32pp., pbk., RRP $A16.99

9781925563238

For Oliver and Ivy it is the best day of the week because it’s the day their dad takes them to the library.  That’s because that’s the day they can tip=toe through the lion’s lair into the realm of fairies and on into vast rolling oceans ruled by pirates, and even play ping-pong with purple llamas from Timbuctoo! Every book on the library’s shelves takes them to a new world and introduces new characters to frolic with in their words and pictures.  Princess, sea creatures, kangaroos,  ballerinas are all their as the magic carpet sweeps them on new adventures … those amazing books bring their imaginations alive.  

If this book were only this story that is as powerful an advertisement for stories and reading as the Superbowl ad was for Australian tourism, then it would be amazing as Darlinson’s rollicking rhyme shares the possibilities of story, but it is more than that because this is the second one that has drawn on the talents of Australia’s children to illustrate it.  Like its predecessor Zoo Ball, each page Wombat Books invited children all over Australia to submit drawings to accompany the story to provide them with an introduction to the world of illustrating and the opportunity to be published professionally and so each page has its own unique illustration to accompany Darlinson’s text, and providing a different and unique interpretation of it, just as stories do.  Now more than 30 budding illustrators have had their work featured, but over 600 took the opportunity to participate – a figure that suggests we need to consider offering students as much opportunity to draw as write as we teach.

Indeed, offering them the text and inviting them to interpret it as part of your lessons would not only provide an authentic way to investigate how we each interpret the same words differently according to our personal experiences but also open up discussions about perspective and interpretation of events and our role within them.  That’s as well as giving you a unique and intriguing display particularly if students are then encouraged to suggest and find stories that match the pictures, accompanied by their comments about why they love their library!

I hope Wombat Books continue to offer this opportunity to young Australian illustrators, but even if they don’t, it gives us a reminder that we should never underestimate the power of the picture!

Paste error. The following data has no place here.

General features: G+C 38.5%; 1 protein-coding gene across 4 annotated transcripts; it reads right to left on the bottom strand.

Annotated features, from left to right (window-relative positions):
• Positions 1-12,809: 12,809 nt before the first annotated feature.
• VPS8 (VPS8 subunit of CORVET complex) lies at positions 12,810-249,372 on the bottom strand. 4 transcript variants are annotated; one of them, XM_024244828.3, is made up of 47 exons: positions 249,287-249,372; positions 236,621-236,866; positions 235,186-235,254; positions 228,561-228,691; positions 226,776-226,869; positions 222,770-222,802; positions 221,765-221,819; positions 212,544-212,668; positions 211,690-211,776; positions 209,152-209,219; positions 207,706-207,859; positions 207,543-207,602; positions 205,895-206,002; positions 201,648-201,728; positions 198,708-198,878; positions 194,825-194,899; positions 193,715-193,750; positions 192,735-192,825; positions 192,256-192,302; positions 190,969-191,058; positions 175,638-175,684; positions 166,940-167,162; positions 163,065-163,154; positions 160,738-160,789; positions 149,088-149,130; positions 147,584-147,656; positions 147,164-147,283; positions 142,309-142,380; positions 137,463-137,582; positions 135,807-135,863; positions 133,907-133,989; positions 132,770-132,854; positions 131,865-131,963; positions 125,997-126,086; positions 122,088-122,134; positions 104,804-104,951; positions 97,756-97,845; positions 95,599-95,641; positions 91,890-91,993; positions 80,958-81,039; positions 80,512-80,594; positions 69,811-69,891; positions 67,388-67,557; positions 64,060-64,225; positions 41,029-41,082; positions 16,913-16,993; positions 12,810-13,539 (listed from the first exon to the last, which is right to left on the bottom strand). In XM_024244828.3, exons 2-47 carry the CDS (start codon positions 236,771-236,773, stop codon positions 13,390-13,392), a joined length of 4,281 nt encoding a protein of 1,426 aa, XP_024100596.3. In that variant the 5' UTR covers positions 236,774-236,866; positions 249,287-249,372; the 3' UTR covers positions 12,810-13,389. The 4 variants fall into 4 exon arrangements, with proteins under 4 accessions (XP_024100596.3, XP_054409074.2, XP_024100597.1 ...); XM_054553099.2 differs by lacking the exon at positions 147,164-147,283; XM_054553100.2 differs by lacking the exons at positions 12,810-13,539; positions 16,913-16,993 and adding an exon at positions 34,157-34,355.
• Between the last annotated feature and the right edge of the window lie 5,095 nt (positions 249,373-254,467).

The perfect book to share on Library Lovers’ Day!

 

Bobby the Plain-Faced Cattle Dog

Bobby the Plain-Faced Cattle Dog

Bobby the Plain-Faced Cattle Dog

 

 

 

 

 

 

 

 

 

Bobby the Plain-Faced Cattle Dog

Amy Curran

Pink Coffee Publishing, 2018

48pp., pbk., RRP $A14.95

9780646239307

Bobby was the last of Peggy’s litter of Australian cattle dogs to find a new home – some of his brothers and sisters had  already moved to new homes – but he was OK with that because he was just a puppy.  His mother consoled him and told him not to worry because he would find friends and “be accepted by others.”  Because Booby was different.  Instead of having the regular markings and patches of his breed, his face was plain.

He didn’t know he was a bit different until the other cattle dogs at his new home, when a farmer finally came to claim him, wouldn’t play with him and this saddened him  In fact it wasn’t until he befriended Mother Duck and she had him look in a pool of still water that he noticed the difference.  Was he going to spend his life being different and alone? It would seem so until something happens that makes Bobby a hero and finally he is accepted for who he is inside rather than what he looks like.

Based on a real dog and his experiences with other dogs, this story has a strong message of being accepted for who we are rather than what we look like.

Bullying, in all its facets, is certainly at the top of the agenda in these weeks following the suicide of Amy “Dolly’ Everett and there are calls from all quarters for it to be addressed, with the brunt of the expectations falling squarely on the shoulders of schools.  While the other dogs don’t nip or bite or otherwise abuse Bobby in what is the overt form of bullying, excluding him because of his looks is just as damaging and it makes a good discussion starter to raise the issue with young children so they can understand that bullying can take many forms and each can have unforeseen and unseen consequences.